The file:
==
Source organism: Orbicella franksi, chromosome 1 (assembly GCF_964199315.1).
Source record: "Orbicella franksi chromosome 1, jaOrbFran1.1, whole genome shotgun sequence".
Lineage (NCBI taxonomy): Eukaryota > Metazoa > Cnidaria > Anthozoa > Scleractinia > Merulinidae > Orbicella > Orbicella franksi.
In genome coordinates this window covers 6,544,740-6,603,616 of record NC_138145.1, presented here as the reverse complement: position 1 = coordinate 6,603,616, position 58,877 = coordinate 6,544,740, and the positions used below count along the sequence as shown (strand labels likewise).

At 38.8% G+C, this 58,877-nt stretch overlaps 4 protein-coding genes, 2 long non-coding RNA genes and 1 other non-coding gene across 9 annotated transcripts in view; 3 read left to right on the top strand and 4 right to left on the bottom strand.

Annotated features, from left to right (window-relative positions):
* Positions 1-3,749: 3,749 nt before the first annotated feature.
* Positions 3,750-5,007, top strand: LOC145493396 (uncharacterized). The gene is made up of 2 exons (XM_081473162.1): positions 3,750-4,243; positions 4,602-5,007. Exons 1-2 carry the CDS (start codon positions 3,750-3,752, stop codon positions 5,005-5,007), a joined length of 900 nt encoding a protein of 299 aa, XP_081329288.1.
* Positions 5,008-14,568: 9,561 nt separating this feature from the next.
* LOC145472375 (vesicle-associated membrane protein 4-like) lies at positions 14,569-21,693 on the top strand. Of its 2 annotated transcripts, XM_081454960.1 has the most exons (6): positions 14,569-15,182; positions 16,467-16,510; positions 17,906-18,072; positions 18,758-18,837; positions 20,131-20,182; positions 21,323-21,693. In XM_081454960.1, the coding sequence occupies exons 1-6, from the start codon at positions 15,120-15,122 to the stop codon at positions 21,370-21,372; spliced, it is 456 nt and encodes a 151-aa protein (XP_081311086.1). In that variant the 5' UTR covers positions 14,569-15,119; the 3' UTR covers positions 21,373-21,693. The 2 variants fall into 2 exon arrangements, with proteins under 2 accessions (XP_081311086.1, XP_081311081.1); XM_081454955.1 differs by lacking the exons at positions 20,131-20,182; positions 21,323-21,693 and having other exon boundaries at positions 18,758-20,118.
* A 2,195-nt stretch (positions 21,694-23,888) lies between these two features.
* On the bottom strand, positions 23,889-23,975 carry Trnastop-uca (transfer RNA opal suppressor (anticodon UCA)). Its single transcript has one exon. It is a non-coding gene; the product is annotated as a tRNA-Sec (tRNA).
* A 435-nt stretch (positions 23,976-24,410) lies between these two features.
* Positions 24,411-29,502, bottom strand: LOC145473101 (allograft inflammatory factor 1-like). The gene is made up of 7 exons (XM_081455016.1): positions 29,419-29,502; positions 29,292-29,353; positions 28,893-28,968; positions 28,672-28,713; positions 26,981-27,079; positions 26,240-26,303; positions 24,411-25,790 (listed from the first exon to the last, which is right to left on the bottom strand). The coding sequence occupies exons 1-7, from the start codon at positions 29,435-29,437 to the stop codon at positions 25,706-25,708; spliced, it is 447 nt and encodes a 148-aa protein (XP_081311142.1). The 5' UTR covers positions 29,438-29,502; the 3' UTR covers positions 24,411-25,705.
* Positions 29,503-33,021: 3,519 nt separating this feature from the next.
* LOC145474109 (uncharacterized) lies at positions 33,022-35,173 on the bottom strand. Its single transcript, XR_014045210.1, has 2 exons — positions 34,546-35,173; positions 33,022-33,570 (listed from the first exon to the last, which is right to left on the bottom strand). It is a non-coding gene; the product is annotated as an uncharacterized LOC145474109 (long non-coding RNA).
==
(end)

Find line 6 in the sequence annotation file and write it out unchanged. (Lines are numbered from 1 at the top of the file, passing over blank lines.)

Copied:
Annotated features, from left to right (window-relative positions):